# Boat cross section determination

Discussion in 'Boat Design' started by sudeb.roy, Jul 30, 2016.

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### sudeb.royJunior Member

I am a newbie and would like to know how to determine the cross sections of the boat along the longitudinal axis.
My boat is to be 12 meters LOA and would have about a 2 meter beam.

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### keroseneSenior Member

If I understand right, they could be:
V, U, |_|, or many other shapes...
Besm and length are hardly enough for determining hull shape

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### sudeb.royJunior Member

I understand that for this kind of beam it is wise to stick to a V type hull because I would be taking it out on the high seas too. I like the concept of a Caroline type of hull (Concave surface) and that of stepped hulls. I am a experienced 3d modeler and would easily loft the cross section. But, I need to know how to calculate the cross sections and what would be the appropriate deadrise angles at bow and aft.

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### PARYacht Designer/Builder

Welcome to the forum.

What you need to do is open a book or two and learn a wee bit something about hydrodynamics. I'm not trying to insult you, but selecting a midship section determines quite a bit and some decisions need to be made first, based on the type of midship section you want. These decisions are based on the goals of the design (SOR). In other words, there's no appropriate deadrise angles bow to stern, just satisfactory compromises based on how close you can hit the targets in the SOR.

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### sudeb.royJunior Member

Yes Sir, absolutely! Any suggestion on a few books? I am not in a position to back to school at the moment.

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### TANSLSenior Member

There are many boat designers who unfortunately do not know much about hydrodynamics, so do not be put off by that and you start to study other things not so complicated, before it would be better to know something, for example, about fluid statics.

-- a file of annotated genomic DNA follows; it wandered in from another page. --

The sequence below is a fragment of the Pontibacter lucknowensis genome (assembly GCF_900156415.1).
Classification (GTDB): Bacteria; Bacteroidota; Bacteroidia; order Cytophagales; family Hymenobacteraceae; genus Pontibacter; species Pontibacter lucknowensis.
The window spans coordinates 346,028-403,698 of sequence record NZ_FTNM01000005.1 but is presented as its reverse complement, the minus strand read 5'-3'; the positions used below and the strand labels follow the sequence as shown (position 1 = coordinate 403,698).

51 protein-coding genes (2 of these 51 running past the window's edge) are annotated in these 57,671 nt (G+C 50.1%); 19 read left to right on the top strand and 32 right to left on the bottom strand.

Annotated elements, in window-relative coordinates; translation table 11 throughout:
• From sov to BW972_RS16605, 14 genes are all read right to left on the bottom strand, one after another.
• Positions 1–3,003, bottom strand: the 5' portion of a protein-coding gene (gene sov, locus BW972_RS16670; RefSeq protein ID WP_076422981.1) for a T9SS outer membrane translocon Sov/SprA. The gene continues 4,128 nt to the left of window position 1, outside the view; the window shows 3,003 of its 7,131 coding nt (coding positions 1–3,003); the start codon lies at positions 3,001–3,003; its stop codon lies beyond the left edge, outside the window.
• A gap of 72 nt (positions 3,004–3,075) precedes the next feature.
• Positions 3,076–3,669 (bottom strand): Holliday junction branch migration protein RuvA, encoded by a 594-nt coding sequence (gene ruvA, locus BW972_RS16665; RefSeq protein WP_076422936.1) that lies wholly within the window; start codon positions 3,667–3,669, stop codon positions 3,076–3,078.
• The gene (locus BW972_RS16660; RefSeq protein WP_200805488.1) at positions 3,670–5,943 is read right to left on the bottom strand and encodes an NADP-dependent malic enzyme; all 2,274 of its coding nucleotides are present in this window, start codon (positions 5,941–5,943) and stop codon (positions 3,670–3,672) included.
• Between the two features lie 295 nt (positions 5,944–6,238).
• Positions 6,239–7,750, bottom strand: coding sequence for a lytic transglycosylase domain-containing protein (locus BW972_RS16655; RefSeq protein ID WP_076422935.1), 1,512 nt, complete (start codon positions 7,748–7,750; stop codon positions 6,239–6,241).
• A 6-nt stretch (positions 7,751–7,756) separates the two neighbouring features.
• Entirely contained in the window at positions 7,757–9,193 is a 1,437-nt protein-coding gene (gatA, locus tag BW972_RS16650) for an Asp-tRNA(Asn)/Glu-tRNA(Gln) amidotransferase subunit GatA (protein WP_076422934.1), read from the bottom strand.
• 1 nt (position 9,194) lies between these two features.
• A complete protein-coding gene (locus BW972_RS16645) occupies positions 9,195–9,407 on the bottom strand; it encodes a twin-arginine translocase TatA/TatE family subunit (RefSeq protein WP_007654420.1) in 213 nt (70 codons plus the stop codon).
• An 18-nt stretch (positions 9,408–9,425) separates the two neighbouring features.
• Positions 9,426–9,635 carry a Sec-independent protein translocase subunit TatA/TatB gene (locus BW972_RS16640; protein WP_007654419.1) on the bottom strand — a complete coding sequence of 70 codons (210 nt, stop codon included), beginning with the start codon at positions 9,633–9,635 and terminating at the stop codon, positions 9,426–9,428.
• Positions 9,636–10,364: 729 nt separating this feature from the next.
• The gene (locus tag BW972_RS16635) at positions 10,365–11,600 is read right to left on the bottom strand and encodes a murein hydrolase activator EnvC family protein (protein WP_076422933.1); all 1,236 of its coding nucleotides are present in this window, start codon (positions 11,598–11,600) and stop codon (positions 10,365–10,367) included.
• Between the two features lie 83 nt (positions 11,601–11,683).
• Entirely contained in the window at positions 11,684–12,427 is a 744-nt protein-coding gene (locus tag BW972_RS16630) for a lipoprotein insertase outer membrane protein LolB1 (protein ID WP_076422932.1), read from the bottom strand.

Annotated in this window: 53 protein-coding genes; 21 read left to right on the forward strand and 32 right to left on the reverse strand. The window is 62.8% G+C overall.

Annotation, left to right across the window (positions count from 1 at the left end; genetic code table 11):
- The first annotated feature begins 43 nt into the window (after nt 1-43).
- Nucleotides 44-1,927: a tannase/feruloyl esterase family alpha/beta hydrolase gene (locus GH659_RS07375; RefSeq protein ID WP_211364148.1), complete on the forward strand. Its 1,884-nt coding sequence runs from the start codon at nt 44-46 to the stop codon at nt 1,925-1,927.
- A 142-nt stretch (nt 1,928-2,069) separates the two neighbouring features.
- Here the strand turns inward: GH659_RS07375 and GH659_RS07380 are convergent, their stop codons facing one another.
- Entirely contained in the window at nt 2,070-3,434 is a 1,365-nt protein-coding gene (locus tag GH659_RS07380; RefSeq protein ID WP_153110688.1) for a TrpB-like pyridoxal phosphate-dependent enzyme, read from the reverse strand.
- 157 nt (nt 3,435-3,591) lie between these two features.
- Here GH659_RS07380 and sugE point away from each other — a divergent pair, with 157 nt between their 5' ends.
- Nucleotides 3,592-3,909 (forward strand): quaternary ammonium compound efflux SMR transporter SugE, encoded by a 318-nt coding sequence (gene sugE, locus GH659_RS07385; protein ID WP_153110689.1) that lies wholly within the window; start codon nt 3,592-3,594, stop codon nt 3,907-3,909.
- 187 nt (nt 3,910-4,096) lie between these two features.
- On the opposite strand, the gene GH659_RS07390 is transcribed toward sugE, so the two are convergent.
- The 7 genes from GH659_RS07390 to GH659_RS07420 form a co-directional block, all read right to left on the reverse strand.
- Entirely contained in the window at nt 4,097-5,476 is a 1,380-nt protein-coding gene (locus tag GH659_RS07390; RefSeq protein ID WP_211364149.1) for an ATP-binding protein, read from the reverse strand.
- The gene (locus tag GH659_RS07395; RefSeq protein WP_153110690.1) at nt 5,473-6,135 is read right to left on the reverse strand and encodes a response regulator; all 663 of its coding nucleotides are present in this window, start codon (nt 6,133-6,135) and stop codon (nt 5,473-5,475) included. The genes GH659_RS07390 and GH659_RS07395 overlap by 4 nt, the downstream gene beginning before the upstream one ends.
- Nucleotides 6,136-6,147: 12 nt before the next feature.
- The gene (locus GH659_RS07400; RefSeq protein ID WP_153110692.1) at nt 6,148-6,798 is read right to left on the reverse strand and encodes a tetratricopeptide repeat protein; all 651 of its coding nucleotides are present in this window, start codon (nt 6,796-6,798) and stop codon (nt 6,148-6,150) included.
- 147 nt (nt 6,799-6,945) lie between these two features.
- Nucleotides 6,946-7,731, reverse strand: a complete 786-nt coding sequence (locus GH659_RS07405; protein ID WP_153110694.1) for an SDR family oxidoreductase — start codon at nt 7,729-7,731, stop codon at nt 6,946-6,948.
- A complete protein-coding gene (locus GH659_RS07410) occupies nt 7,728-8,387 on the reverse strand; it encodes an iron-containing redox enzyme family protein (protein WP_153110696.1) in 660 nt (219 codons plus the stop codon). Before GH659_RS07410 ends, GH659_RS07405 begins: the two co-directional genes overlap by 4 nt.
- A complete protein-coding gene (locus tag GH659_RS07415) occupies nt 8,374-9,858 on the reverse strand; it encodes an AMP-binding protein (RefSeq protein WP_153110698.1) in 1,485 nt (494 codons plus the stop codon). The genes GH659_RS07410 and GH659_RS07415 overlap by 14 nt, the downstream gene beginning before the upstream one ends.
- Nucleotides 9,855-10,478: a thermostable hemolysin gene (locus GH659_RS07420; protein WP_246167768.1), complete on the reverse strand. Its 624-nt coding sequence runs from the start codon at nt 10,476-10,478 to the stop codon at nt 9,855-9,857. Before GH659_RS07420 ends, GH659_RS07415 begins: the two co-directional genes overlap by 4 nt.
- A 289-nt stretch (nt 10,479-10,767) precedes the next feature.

If you talk about "cross sections of the boat along the longitudinal axis" maybe you're referring to the longitudinal profile of the boat, which do not need to know the deadrise. But for this and any other section of the boat, you need to do what we all do: copy a similar boat.
Of course, it is essential, following the advice of PAR, to have a SOR and with it, draw a boat General Arrangement. Try to find space inside the boat for everything you want to take.

Last edited: Jul 30, 2016
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### latestarterSenior Member

I would recommend "The Nature of Boats" by Dave Gerr.

It is packed with information, well written and easy to understand.

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### gonzoSenior Member

Let's narrow it down first. Is this a powerboat, and if so, what is the target speed and intended load.

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### sudeb.royJunior Member

Thank you all for the interest. I sincerely appreciate it. I would like to target 54kn, but is that a bit of an over reach for a newbie? Load would be about 4 to 5 tons maximum.

Last edited: Aug 1, 2016
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### gonzoSenior Member

What is the intended use? For example, pleasure, fast patrol boat, etc.

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### PARYacht Designer/Builder

An SOR would help define the general shapes you'd likely employ. Simply put, some midship sections would be wholly inappropriate, based of the goals of the SOR, while others would be beneficial.

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### jehardimanSenior Member

That's not a boat, that's a weapon system.

First, see how many vessels go 54 knots....That is beyond the capabilities of a Boeing 929 jetfoil...Waaayyyyy beyond a "newbie".

Start here...https://en.wikipedia.org/wiki/High-speed_craft

or here... https://en.wikipedia.org/wiki/Surface_effect_ship

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### sudeb.royJunior Member

Speed cutback

Well alright then.
Let's I cut it down and target 35kn.
The intended purpose is to have a high speed leisure boat that can be stored away in a 40' container when not in use. Hence I mentioned a beam of approximately 2m. If it's any bigger, I might not be able to make it at all.

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### Mr EfficiencySenior Member

Sounds like a Cigarette-style boat.

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### sudeb.royJunior Member

YES! A Cigarette style of boat would be awesome! I have observed a few stepped hulls but it wouldn't be suitable for easy cruising. I'd have to gun it all the time.

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